Effectively Addressing the Clinicians’ Concerns
To address the 8 common reasons why clinicians are apprehensive about telehealth, here are 7 tactics on how to address the clinicians’ concerns:
A. Co-design effective and comprehensive workflows: In order to restore clinicians’ control of their patient care experience, the first step is to co-design with the clinicians the experience that they want to have. What should happen before the visit? What should happen during the visit? How do they “find” the patient, let them “in” to the exam room? This also requires the definition of pre-visit processes (scheduling, prepping, and rooming) as well as post-visit processes (discharge, post visit, and billing). For more information, see ”Telehealth and the 7 Thworfs”.
B. Provide Clinician Training on Technology, Workflows, Policies, Webside Manners, and Virtual Exams: People are reluctant to do something if they don’t know how and have never tried it before. The best approach to not let clinicians feel stupid, is to provide training on the telehealth technology, on the aforementioned workflows, on the existing policies. In particular, sharing some of the best practices on “webside manners” and on conducting (and documenting) effective virtual exams. For more information, see “Telehealth Training for Clinicians” and “The 10-fold Return on Mastering Webside Manners”.
C. Talk frankly about the Covid experience. If you can discern that one of the root causes of clinicians’ apprehension about telehealth is the experience they had during Covid, then debrief from that experience. Identify the particular points of frustration and explain how you have or will be addressing them (e.g., through defined workflows, better technology, training, and through Telehealth TechChecksSM for patients). For more information, see “Telehealth TechChecks: Rocketfuel for Telehealth Success”.
D. Share Telehealth Trials, Telehealth Surveys, etc. In order to correct misconceptions about clinical efficacy or patient acceptance of telehealth find articles and reports that are published in the major online healthcare publications. Here’s just a quick sampling: Accuracy of Telehealth Diagnoses, Telehealth Use by Generation, Telebehavioral Health Efficacy
E. Conduct and Share your Own Surveys: In order to address the most critical voices, surveying your patients on their interest in telehealth may be the best way to get a feel for the unique needs of your population across age groups, genders, and zip codes. But don’t just survey your current in-person patients, but try for example also to reach those that may have not had a visit for over a year. The lack of telehealth offerings may be the reason.
F. Measure and share your own data. When it comes to concerns about telehealth utilization or telehealth reimbursement, the best way (and best practice anyway) is to measure and share the data on utilization, satisfaction, and reimbursement. For more information, see this collection of resources on “Measuring Telehealth Success”.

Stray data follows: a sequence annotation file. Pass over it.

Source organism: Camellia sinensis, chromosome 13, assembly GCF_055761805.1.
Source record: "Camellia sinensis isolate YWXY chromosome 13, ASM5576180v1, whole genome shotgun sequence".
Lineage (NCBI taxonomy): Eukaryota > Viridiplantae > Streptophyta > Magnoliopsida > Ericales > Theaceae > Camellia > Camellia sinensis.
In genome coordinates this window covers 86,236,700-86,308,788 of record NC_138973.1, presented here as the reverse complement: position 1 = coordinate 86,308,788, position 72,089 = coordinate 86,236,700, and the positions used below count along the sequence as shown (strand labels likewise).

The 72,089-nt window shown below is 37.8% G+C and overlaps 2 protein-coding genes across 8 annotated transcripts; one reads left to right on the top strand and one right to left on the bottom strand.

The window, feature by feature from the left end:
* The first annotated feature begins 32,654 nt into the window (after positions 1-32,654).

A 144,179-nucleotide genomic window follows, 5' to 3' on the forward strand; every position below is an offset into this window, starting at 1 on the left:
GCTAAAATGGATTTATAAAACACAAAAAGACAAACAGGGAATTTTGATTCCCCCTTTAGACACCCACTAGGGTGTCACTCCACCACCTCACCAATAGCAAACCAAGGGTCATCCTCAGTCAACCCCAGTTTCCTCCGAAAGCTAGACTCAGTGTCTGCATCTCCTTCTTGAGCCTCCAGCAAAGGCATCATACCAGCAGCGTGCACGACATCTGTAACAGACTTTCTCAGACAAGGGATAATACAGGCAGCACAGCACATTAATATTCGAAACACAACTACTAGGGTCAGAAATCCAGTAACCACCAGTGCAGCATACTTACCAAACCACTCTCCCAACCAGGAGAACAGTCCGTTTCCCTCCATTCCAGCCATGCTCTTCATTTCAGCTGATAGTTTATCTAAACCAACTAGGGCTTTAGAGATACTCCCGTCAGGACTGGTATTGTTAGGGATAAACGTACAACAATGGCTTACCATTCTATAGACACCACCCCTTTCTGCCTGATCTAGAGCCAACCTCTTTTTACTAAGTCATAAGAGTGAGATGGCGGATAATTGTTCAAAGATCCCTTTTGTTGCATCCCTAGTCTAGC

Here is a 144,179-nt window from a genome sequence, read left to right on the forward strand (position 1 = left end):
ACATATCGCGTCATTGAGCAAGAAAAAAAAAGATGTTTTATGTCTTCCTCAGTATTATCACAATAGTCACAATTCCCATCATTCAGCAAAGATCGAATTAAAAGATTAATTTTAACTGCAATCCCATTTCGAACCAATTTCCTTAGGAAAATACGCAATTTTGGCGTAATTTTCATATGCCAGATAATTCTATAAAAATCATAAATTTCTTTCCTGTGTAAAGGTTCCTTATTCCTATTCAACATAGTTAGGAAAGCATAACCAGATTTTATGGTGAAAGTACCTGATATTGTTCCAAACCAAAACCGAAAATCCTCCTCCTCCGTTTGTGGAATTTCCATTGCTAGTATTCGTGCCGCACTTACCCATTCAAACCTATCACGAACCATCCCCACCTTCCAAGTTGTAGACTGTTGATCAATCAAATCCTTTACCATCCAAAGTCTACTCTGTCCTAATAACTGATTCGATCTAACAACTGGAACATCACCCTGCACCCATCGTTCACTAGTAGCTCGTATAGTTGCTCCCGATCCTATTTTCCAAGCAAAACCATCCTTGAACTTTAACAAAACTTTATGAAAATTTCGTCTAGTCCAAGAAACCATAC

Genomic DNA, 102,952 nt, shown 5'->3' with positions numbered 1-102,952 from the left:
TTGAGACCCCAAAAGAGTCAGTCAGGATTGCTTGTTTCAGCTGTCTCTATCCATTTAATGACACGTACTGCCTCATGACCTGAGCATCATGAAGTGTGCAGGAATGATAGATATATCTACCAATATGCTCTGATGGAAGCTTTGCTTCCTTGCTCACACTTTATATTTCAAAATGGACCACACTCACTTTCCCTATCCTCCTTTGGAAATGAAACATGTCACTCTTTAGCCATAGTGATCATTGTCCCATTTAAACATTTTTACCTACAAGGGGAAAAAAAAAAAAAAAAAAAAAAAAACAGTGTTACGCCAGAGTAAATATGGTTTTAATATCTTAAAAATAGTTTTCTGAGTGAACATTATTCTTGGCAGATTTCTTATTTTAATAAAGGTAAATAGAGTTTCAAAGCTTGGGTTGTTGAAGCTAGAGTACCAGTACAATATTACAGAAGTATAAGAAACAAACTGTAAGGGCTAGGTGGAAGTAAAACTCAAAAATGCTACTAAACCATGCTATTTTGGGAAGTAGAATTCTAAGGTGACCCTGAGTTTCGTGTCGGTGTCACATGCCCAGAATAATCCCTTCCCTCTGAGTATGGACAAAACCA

G. Develop Clinical Guidelines for Telehealth Use. Some of the clinicians apprehensiveness can also be attributed to the absence of generally acceptance standards or even guidelines. Even though telehealth has been around for over 30 years, many of the medical associations for the longest time rejected telehealth as second class medicine and that messaging, that many clinicians may have been exposed to during their training, has stuck due to the first impression bias. In addition to workflows, it is crucial for clinicians to sit down under the leadership of the Chief Medical Officer to decide what constitutes circumstances under which telehealth would not be clinically appropriate and where an in-person visit would be needed.
Telehealth is a Clinical Tool
I have yet to meet a clinician who categorically refuses to do telehealth in the presence of emphatically presented evidence of telehealth’s efficacy and broad acceptance and a commitment to “do right by them” through well defined workflows, proper training, and the jointly developed clinical guidelines for appropriate telehealth.
Ultimately it is also important to note that Telehealth is a Clinical Tool. Just like treatment plans and prescriptions, it is up to the discretion of clinicians to wield this alternative care delivery modality as they see best fit for the patient’s condition and the patient’s situation. Oftentimes, the decision is not between in-person and virtual, but between virtual and no visit. And here, a virtual visit should “win” every time.